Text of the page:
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Michelle Carter, clinical nurse specialist at St. Paul’s Hospital and Kate Davies, speech-language pathologist at St. Paul’s smiling together.
Teaching and Training

Creating a culture of research and lifelong learning

by St. Paul's Foundation


To say that Michelle Carter is a passionate student would be an understatement.

In addition to her role as a clinical nurse specialist at St. Paul’s Hospital, Michelle is a dedicated researcher who has spent two years investigating perinatal mental health services and opportunities to better integrate services in the provision of care across disciplines, levels, and specialties.

She will soon begin her PhD in Nursing at UBC, exploring virtual care satisfaction among individuals experiencing mental health challenges in the perinatal period.

As a relatively new parent, Michelle feels acutely connected to this topic. “I have two young children, and I think there was this intersection between my personal and professional life. I felt called to work in this area clinically and then also to begin research in this field,” Michelle says.

“To me, CREST represents community, capacity, and compassion. It feels like a space where nurses can explore what it means to be both a researcher and clinician – all with the support of incredible mentors, collaborators, and training opportunities.”

Michelle Carter, clinical nurse specialist at St. Paul’s Hospital

While virtual care became more accessible during the onset of COVID-19, it also presented an opportunity for health care workers like Michelle to provide services for individuals who previously struggled to access support.

“Virtual care allows us to overcome geographical barriers and enables us to provide health care services for individuals who might live in either an underserved area or who find it difficult to leave their home,” she explains. “There’s the convenience and flexibility part, especially with perinatal mental health. People are often recovering at home post-delivery.”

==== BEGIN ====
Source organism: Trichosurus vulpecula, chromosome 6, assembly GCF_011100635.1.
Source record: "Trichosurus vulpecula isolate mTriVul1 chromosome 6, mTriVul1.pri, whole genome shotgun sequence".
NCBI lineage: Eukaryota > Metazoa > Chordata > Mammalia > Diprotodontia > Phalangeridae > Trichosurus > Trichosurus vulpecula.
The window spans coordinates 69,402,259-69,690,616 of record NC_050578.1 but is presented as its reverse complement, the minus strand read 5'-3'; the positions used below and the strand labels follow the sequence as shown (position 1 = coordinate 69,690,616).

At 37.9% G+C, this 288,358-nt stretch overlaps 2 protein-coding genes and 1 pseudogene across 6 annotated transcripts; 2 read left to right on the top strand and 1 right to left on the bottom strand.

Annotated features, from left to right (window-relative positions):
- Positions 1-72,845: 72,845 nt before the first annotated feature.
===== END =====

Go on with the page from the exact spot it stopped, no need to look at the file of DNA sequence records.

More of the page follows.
Michelle is also excited by the potential technological advancements that virtual care unlocks, such as the collection and monitoring of real-time health data (through tools like wearables and remote monitoring devices) to improve personalized care.

While she says that pursuing higher learning while working as a clinical nurse specialist “feels like a huge undertaking,” she credits the culture at PHC for giving her the space, time, and support to pursue her educational goals.

To further encourage and empower other ambitious health care workers like Michelle, St. Paul’s and PHC are creating CREST. It will provide supportive infrastructure and funding for those Providence staff members who want to improve health care by becoming clinician scientists.

CREST will be an integrated scientific home that not only attracts, but also retains health professionals – people like Michelle – who strive to learn, improve their knowledge, and conduct high-quality research in pursuit of better health outcomes for patients.

“In clinical care, we know we can be doing better, and continued learning provides a platform to ask questions so we can improve care.”